- As I just mentioned in the previous section, it’s my conviction that spirits evolve rather than being static entities. And on this front, I’ve heard individual Nekalah relate different “evolutionary biographies” re: how they each came to be what they are now. Herein lies narrative content – content that I take as having additional significance re: Tenebrous Satanism’s take on empathy.
In an attempt to keep this entry’s length from becoming unmanageable, I will not delve into specifics re: individual Nekalah. I instead want to reflect on several “types” of stories that they have used to relate their natures, origins and motives to me. I’ve here observed three broad themes that recur. All have left me thinking far more deeply about empathy than before. All have, in turn, rendered me more broadly and deeply compassionate over time.
Naturally, this is a motivator in why I argue that the Nekalah, though “Dark,” are not necessarily “evil.”
Survivors of cataclysms
In this type of story, the entity was essentially forced to become what it became through cataclysmic circumstances. For example, in the course of being nearly destroyed by enemy spirits, it was forced to seek a refuge-that-was-no-refuge in the Void. Or, its pursuit of some essential good necessitated a descent into the Abyss. Or, it once saw Darkness as a foe that it could fight and win – and subsequently proceeded to not win.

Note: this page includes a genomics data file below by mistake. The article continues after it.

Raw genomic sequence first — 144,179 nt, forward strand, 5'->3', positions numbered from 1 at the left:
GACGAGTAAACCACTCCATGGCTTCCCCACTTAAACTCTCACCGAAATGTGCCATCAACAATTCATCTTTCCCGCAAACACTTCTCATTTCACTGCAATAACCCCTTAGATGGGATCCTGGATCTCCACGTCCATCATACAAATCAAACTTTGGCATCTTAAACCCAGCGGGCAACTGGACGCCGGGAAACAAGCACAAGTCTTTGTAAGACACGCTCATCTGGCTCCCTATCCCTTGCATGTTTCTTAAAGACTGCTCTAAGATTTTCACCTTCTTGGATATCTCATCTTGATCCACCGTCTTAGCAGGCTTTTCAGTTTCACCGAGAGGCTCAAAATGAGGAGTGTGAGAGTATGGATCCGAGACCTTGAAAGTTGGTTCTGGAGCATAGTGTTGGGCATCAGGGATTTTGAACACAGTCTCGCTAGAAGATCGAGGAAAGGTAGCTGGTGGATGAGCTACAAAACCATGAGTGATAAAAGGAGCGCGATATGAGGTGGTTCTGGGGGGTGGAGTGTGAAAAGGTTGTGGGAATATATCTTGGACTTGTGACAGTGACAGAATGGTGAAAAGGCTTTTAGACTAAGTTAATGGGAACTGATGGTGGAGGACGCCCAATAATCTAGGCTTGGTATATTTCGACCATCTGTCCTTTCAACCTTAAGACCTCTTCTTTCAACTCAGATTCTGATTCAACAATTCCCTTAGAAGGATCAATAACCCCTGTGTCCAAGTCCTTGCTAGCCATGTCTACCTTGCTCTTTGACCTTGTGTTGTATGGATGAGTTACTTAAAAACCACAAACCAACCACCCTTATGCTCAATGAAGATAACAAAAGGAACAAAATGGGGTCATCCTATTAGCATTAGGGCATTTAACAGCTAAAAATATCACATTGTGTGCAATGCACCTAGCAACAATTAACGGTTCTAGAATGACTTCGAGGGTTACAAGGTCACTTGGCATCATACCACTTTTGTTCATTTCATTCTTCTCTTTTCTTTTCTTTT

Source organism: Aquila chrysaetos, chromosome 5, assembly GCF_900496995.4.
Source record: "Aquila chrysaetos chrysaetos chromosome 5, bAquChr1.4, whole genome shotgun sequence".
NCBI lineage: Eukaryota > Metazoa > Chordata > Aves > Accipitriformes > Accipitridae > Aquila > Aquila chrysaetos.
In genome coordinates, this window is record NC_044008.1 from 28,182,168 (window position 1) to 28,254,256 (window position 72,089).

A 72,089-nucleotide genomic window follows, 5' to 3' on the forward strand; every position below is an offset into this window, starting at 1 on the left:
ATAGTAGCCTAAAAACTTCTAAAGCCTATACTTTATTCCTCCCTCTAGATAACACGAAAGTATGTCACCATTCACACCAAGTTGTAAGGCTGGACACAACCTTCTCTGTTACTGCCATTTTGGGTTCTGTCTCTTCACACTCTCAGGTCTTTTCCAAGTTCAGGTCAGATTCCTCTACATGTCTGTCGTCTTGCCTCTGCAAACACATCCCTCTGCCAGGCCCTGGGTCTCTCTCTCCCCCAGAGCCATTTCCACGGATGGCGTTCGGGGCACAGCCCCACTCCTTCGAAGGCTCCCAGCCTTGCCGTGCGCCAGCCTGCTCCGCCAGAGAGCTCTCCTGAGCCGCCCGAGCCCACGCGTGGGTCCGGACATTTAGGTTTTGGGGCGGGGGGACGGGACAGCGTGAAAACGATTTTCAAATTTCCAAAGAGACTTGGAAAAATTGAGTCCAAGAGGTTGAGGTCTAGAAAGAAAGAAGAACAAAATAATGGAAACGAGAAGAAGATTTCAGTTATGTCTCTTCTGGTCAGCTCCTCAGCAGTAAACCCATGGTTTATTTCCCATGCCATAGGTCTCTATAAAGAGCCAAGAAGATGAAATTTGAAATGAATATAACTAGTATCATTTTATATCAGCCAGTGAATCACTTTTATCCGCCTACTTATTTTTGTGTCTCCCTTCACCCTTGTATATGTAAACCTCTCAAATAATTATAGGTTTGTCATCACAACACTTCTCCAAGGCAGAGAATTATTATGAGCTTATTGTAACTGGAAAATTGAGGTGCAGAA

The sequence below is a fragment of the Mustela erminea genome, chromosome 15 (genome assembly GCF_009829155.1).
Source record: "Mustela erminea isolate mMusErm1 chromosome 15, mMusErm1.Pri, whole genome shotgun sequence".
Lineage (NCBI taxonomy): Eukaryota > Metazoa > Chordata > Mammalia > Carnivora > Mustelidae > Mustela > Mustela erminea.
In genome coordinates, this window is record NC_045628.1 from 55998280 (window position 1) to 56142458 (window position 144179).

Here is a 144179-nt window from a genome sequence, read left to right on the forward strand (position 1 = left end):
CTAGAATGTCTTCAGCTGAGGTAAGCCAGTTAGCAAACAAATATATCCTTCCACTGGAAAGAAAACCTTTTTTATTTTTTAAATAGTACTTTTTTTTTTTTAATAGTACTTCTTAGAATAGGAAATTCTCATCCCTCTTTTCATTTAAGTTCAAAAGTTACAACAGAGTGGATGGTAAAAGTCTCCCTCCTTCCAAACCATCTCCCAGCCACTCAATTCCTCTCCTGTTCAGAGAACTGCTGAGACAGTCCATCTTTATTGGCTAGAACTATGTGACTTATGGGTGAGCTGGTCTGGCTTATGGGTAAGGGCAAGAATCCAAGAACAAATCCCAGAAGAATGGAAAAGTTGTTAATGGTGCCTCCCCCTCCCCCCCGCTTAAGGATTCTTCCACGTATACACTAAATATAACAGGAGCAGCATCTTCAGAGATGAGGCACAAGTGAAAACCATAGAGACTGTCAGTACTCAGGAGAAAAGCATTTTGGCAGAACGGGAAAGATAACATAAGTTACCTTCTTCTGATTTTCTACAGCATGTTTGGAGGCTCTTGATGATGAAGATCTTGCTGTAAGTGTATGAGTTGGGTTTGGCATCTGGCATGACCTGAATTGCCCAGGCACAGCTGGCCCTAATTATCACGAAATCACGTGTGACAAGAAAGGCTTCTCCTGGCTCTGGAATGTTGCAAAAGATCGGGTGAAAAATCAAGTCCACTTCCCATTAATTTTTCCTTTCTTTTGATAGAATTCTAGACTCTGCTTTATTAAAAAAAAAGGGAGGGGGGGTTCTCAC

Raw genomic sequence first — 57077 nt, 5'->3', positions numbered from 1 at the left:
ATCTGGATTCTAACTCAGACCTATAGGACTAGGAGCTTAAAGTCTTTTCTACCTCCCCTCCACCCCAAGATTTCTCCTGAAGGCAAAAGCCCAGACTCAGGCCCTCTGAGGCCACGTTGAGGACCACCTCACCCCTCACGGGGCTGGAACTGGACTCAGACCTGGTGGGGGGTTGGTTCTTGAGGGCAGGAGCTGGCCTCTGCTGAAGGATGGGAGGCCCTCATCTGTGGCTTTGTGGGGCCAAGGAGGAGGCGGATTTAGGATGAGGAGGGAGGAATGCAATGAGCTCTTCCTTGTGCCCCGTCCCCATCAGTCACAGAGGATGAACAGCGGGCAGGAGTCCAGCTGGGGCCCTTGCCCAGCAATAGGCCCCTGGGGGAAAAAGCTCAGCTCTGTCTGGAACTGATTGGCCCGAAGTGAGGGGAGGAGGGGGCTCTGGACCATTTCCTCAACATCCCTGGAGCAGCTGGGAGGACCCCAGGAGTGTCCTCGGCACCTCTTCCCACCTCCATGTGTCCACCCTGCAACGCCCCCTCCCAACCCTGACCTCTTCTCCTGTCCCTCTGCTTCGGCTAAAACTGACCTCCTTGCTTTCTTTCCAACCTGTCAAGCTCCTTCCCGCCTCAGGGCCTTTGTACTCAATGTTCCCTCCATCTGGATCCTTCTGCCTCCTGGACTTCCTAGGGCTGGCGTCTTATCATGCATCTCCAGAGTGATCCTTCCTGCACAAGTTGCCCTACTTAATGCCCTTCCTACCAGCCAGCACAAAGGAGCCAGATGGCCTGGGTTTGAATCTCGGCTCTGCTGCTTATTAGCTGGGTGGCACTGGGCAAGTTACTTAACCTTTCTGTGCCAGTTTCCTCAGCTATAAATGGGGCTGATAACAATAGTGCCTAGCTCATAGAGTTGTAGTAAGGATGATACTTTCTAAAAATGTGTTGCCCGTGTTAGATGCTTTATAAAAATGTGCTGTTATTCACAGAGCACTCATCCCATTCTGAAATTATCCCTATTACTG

Such stories are alluded to in the appearances I have seen some Nekalah adopt in my presence. One is hideously burned and reeks of rotting flesh. Another walks with a limp, despite being both ‘god’ and ‘healer.’ Several present themselves as having mechanical or otherwise artificial limbs. And yet, there is never any sense of weakness or impotence in such manifestations. There is, instead, a testimony to extraordinary might and endurance. Even in the face of that which has the power to permanently wound the divine, still they survived…